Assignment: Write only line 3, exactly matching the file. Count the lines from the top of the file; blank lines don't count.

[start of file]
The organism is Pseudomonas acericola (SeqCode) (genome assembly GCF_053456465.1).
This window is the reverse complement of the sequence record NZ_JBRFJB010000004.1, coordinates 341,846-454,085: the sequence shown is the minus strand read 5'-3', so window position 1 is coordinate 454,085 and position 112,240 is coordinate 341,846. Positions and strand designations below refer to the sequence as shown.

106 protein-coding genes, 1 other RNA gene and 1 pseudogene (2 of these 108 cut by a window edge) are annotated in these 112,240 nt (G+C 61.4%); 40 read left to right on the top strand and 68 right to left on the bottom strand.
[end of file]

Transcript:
106 protein-coding genes, 1 other RNA gene and 1 pseudogene (2 of these 108 cut by a window edge) are annotated in these 112,240 nt (G+C 61.4%); 40 read left to right on the top strand and 68 right to left on the bottom strand.